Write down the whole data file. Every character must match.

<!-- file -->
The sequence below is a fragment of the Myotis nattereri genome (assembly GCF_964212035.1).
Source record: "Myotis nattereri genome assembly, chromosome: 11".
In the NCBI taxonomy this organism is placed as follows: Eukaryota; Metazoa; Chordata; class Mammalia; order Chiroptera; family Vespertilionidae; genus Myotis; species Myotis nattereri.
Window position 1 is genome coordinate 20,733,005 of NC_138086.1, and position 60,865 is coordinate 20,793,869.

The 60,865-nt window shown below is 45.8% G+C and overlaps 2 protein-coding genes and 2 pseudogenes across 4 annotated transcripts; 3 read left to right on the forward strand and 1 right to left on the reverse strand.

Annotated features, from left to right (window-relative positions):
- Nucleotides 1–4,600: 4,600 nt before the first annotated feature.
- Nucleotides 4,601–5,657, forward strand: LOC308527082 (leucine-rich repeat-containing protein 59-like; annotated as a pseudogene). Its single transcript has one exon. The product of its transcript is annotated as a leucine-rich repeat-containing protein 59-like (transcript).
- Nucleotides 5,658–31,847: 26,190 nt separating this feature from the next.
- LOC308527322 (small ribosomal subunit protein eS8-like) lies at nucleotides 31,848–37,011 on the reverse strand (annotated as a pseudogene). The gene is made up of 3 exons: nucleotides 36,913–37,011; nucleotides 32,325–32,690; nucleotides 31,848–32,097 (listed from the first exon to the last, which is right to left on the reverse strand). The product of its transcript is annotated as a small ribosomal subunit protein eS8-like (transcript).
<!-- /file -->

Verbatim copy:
The sequence below is a fragment of the Myotis nattereri genome (assembly GCF_964212035.1).
Source record: "Myotis nattereri genome assembly, chromosome: 11".
In the NCBI taxonomy this organism is placed as follows: Eukaryota; Metazoa; Chordata; class Mammalia; order Chiroptera; family Vespertilionidae; genus Myotis; species Myotis nattereri.
Window position 1 is genome coordinate 20,733,005 of NC_138086.1, and position 60,865 is coordinate 20,793,869.

The 60,865-nt window shown below is 45.8% G+C and overlaps 2 protein-coding genes and 2 pseudogenes across 4 annotated transcripts; 3 read left to right on the forward strand and 1 right to left on the reverse strand.

Annotated features, from left to right (window-relative positions):
- Nucleotides 1–4,600: 4,600 nt before the first annotated feature.
- Nucleotides 4,601–5,657, forward strand: LOC308527082 (leucine-rich repeat-containing protein 59-like; annotated as a pseudogene). Its single transcript has one exon. The product of its transcript is annotated as a leucine-rich repeat-containing protein 59-like (transcript).
- Nucleotides 5,658–31,847: 26,190 nt separating this feature from the next.
- LOC308527322 (small ribosomal subunit protein eS8-like) lies at nucleotides 31,848–37,011 on the reverse strand (annotated as a pseudogene). The gene is made up of 3 exons: nucleotides 36,913–37,011; nucleotides 32,325–32,690; nucleotides 31,848–32,097 (listed from the first exon to the last, which is right to left on the reverse strand). The product of its transcript is annotated as a small ribosomal subunit protein eS8-like (transcript).